Ships backlogged at the largest US ports putting more strain on supply chains

by mcardinal

Michael Cardinal, FISM News


Nearly one hundred cargo ships are logjammed outside of America’s largest ports which account for the majority of American imports, sending an already broken supply chain into further disarray.

Arial images show that over 60 cargo vessels are awaiting entry into the Port of Los Angeles and Long Beach, which accounts for 40 percent of all US imports, while two dozen more ships have anchored outside the Port of New York and New Jersey, which is America’s second largest port.

The backlog is due to combined factors of an increase in demand and shortage of workers. LA Port Director Gene Seroka told CBS News that shipping traffic is up 50% from pre-pandemic levels, as American consumers have shown an eagerness to return to old shopping habits despite an economy that is still recovering from lockdowns.

At the same time, workers have been hard to come by as ports have not been immune to the national shortage of employees.  According to the Daily Mail, the ports are currently only staffed at 65 percent of their normal work force. Additionally, FedEx and other delivery services are experiencing driver shortages to clear the ports of goods once they are delivered.

The Port of Long Beach introduced a pilot program by Total Terminals International (TTI) in an effort to alleviate some of the supply chain pressures. In a statement the port said the new initiative will make it “easier for trucks to access the facility during the overnight hours in a new pilot program to widen access and speed deliveries amid the ongoing cargo surge.”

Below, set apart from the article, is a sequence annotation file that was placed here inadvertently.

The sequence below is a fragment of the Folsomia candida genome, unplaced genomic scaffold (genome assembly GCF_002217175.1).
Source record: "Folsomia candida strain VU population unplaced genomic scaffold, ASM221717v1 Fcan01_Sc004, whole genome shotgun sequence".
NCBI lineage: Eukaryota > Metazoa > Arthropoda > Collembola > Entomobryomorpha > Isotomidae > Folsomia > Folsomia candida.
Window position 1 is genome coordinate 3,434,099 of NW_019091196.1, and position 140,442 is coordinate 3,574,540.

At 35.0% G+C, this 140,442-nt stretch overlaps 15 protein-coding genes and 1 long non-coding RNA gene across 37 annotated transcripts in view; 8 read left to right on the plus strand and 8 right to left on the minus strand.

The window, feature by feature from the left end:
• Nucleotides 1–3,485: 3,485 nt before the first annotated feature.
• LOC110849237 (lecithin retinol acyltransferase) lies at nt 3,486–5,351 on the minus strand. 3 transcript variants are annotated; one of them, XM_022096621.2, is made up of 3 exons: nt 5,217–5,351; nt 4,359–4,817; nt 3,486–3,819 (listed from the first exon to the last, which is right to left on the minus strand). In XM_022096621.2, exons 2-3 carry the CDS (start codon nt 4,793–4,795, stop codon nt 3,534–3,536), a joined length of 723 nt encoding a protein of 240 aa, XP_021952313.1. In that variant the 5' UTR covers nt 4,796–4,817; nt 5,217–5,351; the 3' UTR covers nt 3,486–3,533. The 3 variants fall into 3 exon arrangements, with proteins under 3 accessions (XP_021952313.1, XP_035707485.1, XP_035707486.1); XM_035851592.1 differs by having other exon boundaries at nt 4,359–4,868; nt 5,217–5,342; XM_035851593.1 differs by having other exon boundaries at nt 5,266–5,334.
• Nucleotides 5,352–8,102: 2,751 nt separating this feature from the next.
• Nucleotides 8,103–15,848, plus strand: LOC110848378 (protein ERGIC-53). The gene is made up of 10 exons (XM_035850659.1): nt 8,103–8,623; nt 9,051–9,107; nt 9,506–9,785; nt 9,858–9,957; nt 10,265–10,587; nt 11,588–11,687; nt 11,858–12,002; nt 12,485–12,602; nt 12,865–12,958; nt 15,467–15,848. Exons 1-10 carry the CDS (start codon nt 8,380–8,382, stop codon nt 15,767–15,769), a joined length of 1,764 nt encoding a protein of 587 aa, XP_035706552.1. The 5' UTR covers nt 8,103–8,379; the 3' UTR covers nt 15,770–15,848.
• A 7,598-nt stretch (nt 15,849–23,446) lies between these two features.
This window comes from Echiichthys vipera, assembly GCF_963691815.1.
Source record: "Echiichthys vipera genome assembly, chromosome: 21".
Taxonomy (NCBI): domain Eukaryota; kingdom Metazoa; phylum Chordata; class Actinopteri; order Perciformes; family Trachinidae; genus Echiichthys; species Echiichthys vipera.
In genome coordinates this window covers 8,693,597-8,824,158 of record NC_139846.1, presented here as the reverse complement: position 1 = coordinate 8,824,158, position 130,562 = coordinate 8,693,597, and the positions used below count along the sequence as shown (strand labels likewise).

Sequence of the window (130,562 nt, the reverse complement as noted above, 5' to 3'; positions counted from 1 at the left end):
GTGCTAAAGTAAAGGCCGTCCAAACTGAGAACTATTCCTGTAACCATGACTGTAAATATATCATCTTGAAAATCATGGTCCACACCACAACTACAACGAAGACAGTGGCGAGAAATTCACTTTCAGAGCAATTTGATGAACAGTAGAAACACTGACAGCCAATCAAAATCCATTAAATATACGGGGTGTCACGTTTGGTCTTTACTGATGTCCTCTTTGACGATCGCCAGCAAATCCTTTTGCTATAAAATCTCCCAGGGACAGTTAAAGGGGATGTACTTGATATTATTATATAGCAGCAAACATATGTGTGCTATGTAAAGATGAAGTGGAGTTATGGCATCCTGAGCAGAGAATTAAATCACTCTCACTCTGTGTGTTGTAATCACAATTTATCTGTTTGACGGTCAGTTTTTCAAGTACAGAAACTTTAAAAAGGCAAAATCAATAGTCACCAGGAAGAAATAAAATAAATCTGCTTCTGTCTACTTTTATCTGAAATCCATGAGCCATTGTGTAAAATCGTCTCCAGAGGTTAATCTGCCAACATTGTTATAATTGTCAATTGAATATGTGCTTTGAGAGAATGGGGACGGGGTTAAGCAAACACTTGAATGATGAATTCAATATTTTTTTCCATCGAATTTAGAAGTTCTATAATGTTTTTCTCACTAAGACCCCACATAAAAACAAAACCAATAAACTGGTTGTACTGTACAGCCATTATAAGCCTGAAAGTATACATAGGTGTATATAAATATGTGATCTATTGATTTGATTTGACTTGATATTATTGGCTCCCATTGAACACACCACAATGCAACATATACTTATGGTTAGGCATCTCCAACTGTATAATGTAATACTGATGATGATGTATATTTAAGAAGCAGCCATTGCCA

Port of Long Beach Executive Director Mario Cordero, said “We are in the midst of an historic surge in cargo, and our terminal operators and other supply chain partners are giving their all to keep it all moving. We welcome this pilot project by TTI as a first step toward extending gates to 24/7 operations.”

The delays at the ports are of historic proportions and even if the 24-hour initiatives are successful, the ripple effects will last for some time.

Several stores are seeking unique ways to combat the supply chain logjam, but at a cost. Business Insider reported that mass retailers are turning more to air shipments, which can be upwards of 5 times more costly, and some are chartering small private shipping vessels that can dock at smaller ports.

Walmart, Ikea, and Home Depot have all began the process of securing their own ships, but Business Insider reports that this comes at a cost:

Chartering a vessel can cost an average of $40,000 per day for a vessel carrying 3,000 20-foot containers — a rate which can add up to be even higher than record rates of $9,817.72 to ship a 40-foot container from Asia to the US, according to the Drewry World Container Index.

Costco is also reinstating purchase limits on certain products like toilet paper, water, and cleaning supplies. CFO Richard Galanti said that there is plenty of supply but some items are on a two to three week backorder due to supply chain breakdowns. He is concerned that the delay in shipments partnered with panic buying of shoppers could lead to bare shelfs reminiscent of the beginning of the pandemic, which is why the company has brought back the limitations.

When speaking to CBS News Seroka said, “What you are seeing now is just an advance of the Christmas season.”  He said that people should start planning now for the holidays as items will take much longer to be delivered to the stores and that the increased costs of shipping will be passed on to consumers.